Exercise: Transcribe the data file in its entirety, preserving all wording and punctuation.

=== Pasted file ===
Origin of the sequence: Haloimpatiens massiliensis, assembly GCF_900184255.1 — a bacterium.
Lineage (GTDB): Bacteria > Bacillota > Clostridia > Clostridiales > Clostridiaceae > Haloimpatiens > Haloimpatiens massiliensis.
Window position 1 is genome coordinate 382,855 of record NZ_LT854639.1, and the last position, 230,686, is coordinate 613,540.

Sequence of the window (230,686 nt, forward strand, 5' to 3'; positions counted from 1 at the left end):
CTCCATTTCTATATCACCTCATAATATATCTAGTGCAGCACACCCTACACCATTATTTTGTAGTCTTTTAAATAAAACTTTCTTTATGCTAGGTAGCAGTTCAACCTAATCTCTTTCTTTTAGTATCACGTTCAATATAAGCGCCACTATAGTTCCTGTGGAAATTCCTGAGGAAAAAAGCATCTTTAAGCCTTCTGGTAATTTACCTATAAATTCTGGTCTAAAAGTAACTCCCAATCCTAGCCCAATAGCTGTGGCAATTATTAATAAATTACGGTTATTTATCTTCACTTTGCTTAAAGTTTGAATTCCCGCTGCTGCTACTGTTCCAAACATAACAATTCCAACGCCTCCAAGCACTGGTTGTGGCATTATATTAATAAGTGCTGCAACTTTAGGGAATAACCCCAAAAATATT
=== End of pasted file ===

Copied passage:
Origin of the sequence: Haloimpatiens massiliensis, assembly GCF_900184255.1 — a bacterium.
Lineage (GTDB): Bacteria > Bacillota > Clostridia > Clostridiales > Clostridiaceae > Haloimpatiens > Haloimpatiens massiliensis.
Window position 1 is genome coordinate 382,855 of record NZ_LT854639.1, and the last position, 230,686, is coordinate 613,540.

Sequence of the window (230,686 nt, forward strand, 5' to 3'; positions counted from 1 at the left end):
CTCCATTTCTATATCACCTCATAATATATCTAGTGCAGCACACCCTACACCATTATTTTGTAGTCTTTTAAATAAAACTTTCTTTATGCTAGGTAGCAGTTCAACCTAATCTCTTTCTTTTAGTATCACGTTCAATATAAGCGCCACTATAGTTCCTGTGGAAATTCCTGAGGAAAAAAGCATCTTTAAGCCTTCTGGTAATTTACCTATAAATTCTGGTCTAAAAGTAACTCCCAATCCTAGCCCAATAGCTGTGGCAATTATTAATAAATTACGGTTATTTATCTTCACTTTGCTTAAAGTTTGAATTCCCGCTGCTGCTACTGTTCCAAACATAACAATTCCAACGCCTCCAAGCACTGGTTGTGGCATTATATTAATAAGTGCTGCAACTTTAGGGAATAACCCCAAAAATATT